With nowhere to go, I did the only thing I could; I stood and waited for the three horsemen, and tried to look like I owned the place. Sometimes all it took was a little confidence and some verbal magic. I prepared to deliver both as necessary.

I could see now from dress and adornment that they were Mujahidin, and they were armed. Two of them spurred their mounts into a gallop. The third leveled his rifle and fired.

The round “HISS-SNAPPED” right past my head nicking my left ear.
Confidence and magic vanished, and even though I had just crapped and peed, I did them both again.
Looking back it’s funny because, even though I nearly got my head blown off a half-second before, I was really bothered that I had shit my pants. I even made a poopy-pants face when I turned and started running and the mess did its thing in my trousers.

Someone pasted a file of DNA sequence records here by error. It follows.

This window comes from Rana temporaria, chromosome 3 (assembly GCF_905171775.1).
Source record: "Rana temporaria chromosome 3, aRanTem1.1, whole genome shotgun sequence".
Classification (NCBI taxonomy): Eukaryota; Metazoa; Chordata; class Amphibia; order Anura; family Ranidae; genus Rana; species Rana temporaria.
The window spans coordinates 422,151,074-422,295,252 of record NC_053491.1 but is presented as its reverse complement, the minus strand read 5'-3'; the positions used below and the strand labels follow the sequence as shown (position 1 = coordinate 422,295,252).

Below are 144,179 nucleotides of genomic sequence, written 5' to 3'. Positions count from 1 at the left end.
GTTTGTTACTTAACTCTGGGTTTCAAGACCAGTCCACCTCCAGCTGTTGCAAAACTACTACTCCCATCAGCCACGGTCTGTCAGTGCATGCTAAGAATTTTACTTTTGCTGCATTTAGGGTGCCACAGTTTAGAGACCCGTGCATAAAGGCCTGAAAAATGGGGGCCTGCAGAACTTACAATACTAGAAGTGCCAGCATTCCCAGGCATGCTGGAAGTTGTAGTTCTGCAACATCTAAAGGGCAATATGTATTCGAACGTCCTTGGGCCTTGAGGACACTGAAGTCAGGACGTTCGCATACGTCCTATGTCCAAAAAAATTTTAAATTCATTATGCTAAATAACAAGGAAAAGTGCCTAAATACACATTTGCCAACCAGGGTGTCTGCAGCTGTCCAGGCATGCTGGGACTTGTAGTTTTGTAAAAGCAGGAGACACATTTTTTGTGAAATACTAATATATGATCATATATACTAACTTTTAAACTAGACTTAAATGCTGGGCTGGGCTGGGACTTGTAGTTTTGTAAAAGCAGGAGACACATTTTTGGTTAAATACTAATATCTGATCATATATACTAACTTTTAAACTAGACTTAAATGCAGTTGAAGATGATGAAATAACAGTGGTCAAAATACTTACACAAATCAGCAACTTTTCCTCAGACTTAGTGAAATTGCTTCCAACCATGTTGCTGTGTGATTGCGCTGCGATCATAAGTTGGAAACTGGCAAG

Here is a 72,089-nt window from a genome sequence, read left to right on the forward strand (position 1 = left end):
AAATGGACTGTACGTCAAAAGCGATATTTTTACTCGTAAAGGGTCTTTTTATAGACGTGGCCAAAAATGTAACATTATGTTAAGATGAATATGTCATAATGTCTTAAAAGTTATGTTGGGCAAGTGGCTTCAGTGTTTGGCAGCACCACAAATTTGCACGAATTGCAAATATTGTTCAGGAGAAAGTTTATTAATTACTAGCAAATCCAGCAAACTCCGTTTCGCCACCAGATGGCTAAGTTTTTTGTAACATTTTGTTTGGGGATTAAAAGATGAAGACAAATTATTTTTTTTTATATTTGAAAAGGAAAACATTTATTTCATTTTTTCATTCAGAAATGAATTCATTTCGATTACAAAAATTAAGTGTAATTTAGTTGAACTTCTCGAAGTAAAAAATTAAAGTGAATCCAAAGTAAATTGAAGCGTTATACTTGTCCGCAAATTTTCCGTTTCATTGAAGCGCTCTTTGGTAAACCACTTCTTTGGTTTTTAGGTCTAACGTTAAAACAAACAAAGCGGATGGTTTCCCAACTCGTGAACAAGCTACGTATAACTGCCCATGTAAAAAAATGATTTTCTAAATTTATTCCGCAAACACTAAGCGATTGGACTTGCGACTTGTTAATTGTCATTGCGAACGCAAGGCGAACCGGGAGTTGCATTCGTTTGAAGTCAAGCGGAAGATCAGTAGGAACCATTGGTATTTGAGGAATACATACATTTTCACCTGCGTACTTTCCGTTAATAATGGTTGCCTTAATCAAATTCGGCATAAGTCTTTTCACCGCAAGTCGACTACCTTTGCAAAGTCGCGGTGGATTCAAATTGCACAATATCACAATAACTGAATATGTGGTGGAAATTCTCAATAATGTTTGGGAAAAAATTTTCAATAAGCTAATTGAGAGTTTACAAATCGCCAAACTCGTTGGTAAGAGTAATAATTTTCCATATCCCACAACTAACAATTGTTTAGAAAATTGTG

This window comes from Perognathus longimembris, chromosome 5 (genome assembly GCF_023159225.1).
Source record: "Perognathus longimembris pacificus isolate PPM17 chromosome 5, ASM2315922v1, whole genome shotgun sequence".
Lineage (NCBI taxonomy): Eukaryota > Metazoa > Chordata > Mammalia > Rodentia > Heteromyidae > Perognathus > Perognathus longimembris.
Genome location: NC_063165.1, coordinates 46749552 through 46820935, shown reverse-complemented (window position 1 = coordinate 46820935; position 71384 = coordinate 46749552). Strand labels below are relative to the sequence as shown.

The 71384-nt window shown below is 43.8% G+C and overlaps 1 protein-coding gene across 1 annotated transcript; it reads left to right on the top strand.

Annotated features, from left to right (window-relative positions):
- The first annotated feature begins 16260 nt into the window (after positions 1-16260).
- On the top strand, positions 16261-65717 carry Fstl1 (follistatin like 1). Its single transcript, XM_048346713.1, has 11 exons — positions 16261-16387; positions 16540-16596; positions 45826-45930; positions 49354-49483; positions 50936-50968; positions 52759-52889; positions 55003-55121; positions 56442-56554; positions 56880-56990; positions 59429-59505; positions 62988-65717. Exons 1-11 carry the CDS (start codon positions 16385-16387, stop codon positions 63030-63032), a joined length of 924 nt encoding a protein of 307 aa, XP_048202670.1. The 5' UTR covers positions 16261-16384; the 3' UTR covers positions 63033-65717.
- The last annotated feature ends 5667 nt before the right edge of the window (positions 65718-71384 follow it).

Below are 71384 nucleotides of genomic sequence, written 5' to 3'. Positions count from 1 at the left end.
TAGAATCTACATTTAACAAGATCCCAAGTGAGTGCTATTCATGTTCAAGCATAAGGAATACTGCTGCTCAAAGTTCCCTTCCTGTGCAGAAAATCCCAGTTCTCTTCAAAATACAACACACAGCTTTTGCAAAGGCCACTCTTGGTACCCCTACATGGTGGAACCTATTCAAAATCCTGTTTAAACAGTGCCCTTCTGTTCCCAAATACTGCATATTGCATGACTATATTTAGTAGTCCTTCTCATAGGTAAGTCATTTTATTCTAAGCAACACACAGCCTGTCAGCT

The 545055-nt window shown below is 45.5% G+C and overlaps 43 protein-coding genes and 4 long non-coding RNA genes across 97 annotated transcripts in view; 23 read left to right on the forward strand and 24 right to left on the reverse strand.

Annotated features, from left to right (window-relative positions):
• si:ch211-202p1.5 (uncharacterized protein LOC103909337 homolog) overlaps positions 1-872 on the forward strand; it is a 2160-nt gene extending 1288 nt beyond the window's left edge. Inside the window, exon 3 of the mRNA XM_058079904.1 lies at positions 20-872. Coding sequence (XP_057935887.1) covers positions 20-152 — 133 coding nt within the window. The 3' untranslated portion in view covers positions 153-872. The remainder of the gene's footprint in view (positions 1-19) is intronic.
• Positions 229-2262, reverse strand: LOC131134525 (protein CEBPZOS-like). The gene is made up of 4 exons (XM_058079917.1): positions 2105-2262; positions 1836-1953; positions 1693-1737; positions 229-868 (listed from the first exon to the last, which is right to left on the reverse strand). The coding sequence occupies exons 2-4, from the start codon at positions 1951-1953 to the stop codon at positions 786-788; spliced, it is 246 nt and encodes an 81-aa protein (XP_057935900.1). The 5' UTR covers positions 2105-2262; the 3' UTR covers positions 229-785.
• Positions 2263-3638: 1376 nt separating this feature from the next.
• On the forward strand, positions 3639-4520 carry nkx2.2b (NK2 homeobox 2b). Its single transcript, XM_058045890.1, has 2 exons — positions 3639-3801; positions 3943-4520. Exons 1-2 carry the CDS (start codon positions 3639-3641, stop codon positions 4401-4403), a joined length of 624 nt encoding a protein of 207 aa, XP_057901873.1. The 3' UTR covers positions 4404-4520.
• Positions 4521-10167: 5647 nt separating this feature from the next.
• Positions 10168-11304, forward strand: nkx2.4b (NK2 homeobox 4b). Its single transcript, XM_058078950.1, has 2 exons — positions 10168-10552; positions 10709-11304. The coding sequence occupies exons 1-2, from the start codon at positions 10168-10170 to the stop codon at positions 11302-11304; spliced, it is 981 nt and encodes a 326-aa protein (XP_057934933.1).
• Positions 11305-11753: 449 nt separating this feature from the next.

More shots rang out. Dust billowed up at intervals in front of me as the rounds impacted the ground. All three had to be shooting now. I looked over my shoulder.

The three Mujhidin were running me down and firing their rifles at full gallop. I would’ve been impressed had I not been fleeing for my life, and in vain no doubt.
Yes, in vain…

Fuck that! I won’t be shot in the fucking back.

I stopped and faced them, suddenly defiant, and feeling truly fearless. I was going to die. I knew that. But I was going to look them in the face when they killed me.

Again, in reflection, it’s really funny…

The reason I found this uncommon courage in a moment of mortal terror was because I had shit myself. I wasn’t going to be running and screaming and shot down like a coward and have my murderers discover I had also shit myself.

Nope … no fucking way.

So I stood there with my chest puffed out, a scowl on my face, and I’ll be goddamned if my new-found poopy-pants power didn’t give me the will to raise both my arms up and flip those three assholes the finger.
The bullets came closer and closer as they approached. One winged my hip.